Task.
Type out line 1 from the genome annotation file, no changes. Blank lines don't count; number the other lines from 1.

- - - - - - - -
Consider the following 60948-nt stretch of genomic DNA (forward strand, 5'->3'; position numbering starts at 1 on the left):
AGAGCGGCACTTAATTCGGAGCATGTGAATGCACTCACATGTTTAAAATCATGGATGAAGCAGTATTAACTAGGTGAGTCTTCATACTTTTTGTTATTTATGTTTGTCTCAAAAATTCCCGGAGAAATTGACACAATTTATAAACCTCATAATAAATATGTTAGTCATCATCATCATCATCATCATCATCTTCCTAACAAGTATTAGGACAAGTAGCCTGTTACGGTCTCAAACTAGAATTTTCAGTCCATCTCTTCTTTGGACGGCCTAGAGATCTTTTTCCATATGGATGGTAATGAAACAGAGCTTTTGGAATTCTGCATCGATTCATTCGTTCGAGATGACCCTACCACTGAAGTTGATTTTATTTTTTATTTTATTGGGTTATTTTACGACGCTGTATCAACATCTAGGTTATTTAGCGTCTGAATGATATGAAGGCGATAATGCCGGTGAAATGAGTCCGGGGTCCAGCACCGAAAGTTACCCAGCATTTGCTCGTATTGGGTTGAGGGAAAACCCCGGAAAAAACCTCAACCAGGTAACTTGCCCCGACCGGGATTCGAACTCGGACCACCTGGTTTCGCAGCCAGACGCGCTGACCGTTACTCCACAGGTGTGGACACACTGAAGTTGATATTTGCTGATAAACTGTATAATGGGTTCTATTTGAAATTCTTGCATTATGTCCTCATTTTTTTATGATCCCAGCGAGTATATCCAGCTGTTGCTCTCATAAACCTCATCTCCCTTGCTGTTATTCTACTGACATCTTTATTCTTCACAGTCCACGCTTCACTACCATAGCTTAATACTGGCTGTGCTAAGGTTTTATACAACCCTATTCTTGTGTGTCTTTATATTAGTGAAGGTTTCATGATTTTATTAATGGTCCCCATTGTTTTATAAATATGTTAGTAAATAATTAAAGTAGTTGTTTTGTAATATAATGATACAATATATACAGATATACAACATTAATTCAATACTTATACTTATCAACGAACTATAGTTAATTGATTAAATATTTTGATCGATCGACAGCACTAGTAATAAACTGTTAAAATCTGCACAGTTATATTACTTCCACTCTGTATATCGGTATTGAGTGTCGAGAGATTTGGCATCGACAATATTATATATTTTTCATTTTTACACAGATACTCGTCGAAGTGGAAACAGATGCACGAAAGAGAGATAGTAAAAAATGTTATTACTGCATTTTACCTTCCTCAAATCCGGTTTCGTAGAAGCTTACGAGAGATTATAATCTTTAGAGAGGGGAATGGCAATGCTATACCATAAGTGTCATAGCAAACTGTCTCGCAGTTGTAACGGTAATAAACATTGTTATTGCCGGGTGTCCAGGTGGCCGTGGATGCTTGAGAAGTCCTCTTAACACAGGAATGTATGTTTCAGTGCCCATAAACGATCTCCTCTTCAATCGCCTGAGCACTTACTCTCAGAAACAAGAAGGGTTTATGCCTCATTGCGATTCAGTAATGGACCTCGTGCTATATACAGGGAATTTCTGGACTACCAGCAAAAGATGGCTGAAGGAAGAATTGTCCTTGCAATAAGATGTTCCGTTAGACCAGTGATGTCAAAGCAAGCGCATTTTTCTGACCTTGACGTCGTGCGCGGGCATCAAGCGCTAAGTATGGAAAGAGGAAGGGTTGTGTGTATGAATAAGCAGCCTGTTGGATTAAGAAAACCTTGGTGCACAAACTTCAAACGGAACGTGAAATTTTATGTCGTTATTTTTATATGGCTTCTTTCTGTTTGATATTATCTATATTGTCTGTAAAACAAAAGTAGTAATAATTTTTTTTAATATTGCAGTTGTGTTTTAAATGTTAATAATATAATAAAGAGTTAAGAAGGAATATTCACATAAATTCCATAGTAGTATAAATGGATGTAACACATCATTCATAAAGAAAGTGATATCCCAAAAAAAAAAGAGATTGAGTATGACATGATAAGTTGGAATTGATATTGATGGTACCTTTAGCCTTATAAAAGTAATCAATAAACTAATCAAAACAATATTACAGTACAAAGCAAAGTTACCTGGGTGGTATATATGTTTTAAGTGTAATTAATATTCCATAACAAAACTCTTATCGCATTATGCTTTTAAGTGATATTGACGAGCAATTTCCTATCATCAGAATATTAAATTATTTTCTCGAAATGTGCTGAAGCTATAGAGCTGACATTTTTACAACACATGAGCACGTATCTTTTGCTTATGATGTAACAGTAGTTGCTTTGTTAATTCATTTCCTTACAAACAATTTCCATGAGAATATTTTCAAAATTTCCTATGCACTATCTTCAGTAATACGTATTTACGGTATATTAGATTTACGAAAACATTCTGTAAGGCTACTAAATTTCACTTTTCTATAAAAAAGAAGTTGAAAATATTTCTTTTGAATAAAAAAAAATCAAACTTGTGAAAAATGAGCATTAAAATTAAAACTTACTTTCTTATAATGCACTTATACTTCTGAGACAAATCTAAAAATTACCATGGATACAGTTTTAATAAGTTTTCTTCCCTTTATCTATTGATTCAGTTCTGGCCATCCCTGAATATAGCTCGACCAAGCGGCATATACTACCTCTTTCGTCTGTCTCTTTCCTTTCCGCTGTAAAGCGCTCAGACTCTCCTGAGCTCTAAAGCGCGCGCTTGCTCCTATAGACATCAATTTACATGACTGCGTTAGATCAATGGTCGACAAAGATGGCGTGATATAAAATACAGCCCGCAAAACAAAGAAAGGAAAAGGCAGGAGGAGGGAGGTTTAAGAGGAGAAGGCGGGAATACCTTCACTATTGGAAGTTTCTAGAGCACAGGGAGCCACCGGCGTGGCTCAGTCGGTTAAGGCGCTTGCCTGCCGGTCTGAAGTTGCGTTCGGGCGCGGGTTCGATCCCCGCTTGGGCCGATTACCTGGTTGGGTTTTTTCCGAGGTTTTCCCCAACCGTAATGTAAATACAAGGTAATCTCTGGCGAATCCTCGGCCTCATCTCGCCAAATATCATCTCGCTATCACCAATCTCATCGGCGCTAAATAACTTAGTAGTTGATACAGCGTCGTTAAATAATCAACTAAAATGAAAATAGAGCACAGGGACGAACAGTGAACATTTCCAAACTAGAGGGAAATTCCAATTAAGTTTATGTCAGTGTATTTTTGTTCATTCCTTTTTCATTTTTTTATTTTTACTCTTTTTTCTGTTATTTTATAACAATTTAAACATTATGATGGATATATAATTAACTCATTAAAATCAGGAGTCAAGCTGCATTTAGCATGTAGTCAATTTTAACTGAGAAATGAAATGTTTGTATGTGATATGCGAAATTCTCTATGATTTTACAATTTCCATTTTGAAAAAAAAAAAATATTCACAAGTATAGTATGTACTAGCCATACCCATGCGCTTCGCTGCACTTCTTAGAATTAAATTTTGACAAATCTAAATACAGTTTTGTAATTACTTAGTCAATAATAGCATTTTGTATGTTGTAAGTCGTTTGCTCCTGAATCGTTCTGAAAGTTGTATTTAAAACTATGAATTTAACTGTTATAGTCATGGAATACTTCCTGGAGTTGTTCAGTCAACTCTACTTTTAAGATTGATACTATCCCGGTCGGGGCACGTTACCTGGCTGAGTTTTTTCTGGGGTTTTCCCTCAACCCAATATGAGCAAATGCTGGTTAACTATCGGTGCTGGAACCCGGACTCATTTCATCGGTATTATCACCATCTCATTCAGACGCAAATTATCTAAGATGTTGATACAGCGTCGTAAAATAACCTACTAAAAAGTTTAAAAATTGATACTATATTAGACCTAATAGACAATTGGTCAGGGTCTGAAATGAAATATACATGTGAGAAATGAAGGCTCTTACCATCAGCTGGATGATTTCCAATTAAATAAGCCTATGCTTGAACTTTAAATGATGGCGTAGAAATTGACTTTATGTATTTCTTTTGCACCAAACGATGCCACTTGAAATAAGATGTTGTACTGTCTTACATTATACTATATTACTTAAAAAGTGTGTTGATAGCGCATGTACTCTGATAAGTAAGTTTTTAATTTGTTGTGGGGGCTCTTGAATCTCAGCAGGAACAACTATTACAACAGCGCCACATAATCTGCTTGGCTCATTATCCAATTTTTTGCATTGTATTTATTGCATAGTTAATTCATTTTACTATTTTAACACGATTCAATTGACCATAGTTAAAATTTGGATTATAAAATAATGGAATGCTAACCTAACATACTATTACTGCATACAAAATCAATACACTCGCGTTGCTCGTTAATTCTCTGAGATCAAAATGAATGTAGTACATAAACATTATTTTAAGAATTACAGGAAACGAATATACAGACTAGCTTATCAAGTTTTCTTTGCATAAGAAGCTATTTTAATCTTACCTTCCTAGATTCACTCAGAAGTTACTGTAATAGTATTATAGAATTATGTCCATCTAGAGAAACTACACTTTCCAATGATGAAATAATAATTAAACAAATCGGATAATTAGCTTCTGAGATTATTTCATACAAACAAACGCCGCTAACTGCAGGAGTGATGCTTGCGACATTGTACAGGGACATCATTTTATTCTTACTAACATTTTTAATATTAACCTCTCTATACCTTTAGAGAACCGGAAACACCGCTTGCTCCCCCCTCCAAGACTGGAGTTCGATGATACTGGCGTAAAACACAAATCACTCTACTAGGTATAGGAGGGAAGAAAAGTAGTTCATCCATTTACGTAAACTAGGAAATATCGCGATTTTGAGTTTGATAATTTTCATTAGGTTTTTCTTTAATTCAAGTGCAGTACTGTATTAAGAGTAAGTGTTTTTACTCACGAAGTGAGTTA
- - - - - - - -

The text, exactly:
Consider the following 60948-nt stretch of genomic DNA (forward strand, 5'->3'; position numbering starts at 1 on the left):